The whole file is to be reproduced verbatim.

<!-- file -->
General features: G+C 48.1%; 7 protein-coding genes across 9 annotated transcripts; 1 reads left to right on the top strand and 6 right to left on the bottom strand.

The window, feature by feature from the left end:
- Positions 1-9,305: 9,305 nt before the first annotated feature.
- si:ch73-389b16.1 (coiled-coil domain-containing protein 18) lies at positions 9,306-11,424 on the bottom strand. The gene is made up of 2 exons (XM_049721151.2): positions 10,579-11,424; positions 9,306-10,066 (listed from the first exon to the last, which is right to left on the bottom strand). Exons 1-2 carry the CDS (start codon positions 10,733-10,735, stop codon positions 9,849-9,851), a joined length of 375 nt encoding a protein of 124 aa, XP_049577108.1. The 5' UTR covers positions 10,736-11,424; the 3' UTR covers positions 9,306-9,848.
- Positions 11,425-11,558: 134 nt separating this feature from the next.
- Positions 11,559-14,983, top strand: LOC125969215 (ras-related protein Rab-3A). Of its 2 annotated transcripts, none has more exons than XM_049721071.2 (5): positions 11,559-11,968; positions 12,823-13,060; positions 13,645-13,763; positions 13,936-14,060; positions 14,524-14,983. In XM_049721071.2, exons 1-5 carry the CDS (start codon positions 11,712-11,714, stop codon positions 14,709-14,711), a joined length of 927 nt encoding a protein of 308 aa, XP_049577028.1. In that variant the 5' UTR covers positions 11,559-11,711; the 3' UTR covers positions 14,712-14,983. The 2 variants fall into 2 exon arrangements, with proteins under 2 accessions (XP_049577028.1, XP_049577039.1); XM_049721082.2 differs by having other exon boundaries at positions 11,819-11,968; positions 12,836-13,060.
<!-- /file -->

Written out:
General features: G+C 48.1%; 7 protein-coding genes across 9 annotated transcripts; 1 reads left to right on the top strand and 6 right to left on the bottom strand.

The window, feature by feature from the left end:
- Positions 1-9,305: 9,305 nt before the first annotated feature.
- si:ch73-389b16.1 (coiled-coil domain-containing protein 18) lies at positions 9,306-11,424 on the bottom strand. The gene is made up of 2 exons (XM_049721151.2): positions 10,579-11,424; positions 9,306-10,066 (listed from the first exon to the last, which is right to left on the bottom strand). Exons 1-2 carry the CDS (start codon positions 10,733-10,735, stop codon positions 9,849-9,851), a joined length of 375 nt encoding a protein of 124 aa, XP_049577108.1. The 5' UTR covers positions 10,736-11,424; the 3' UTR covers positions 9,306-9,848.
- Positions 11,425-11,558: 134 nt separating this feature from the next.
- Positions 11,559-14,983, top strand: LOC125969215 (ras-related protein Rab-3A). Of its 2 annotated transcripts, none has more exons than XM_049721071.2 (5): positions 11,559-11,968; positions 12,823-13,060; positions 13,645-13,763; positions 13,936-14,060; positions 14,524-14,983. In XM_049721071.2, exons 1-5 carry the CDS (start codon positions 11,712-11,714, stop codon positions 14,709-14,711), a joined length of 927 nt encoding a protein of 308 aa, XP_049577028.1. In that variant the 5' UTR covers positions 11,559-11,711; the 3' UTR covers positions 14,712-14,983. The 2 variants fall into 2 exon arrangements, with proteins under 2 accessions (XP_049577028.1, XP_049577039.1); XM_049721082.2 differs by having other exon boundaries at positions 11,819-11,968; positions 12,836-13,060.